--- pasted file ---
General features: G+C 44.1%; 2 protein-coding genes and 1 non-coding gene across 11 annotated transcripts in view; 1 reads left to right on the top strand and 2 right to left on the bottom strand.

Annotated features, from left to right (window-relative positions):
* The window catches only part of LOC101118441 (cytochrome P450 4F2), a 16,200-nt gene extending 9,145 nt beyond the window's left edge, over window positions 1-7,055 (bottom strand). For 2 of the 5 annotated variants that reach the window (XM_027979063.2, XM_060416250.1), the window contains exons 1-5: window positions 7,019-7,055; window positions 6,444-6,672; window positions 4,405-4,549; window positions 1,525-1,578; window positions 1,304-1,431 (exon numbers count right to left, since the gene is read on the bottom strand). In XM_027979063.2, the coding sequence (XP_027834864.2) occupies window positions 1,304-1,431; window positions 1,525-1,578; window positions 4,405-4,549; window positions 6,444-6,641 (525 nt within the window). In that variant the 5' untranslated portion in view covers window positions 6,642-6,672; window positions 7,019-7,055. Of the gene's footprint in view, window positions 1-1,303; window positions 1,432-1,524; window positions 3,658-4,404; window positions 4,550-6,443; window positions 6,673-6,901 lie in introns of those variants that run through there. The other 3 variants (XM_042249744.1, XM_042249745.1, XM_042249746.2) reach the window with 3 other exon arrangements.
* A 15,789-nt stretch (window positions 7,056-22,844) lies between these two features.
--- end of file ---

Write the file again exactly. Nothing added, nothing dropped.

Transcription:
General features: G+C 44.1%; 2 protein-coding genes and 1 non-coding gene across 11 annotated transcripts in view; 1 reads left to right on the top strand and 2 right to left on the bottom strand.

Annotated features, from left to right (window-relative positions):
* The window catches only part of LOC101118441 (cytochrome P450 4F2), a 16,200-nt gene extending 9,145 nt beyond the window's left edge, over window positions 1-7,055 (bottom strand). For 2 of the 5 annotated variants that reach the window (XM_027979063.2, XM_060416250.1), the window contains exons 1-5: window positions 7,019-7,055; window positions 6,444-6,672; window positions 4,405-4,549; window positions 1,525-1,578; window positions 1,304-1,431 (exon numbers count right to left, since the gene is read on the bottom strand). In XM_027979063.2, the coding sequence (XP_027834864.2) occupies window positions 1,304-1,431; window positions 1,525-1,578; window positions 4,405-4,549; window positions 6,444-6,641 (525 nt within the window). In that variant the 5' untranslated portion in view covers window positions 6,642-6,672; window positions 7,019-7,055. Of the gene's footprint in view, window positions 1-1,303; window positions 1,432-1,524; window positions 3,658-4,404; window positions 4,550-6,443; window positions 6,673-6,901 lie in introns of those variants that run through there. The other 3 variants (XM_042249744.1, XM_042249745.1, XM_042249746.2) reach the window with 3 other exon arrangements.
* A 15,789-nt stretch (window positions 7,056-22,844) lies between these two features.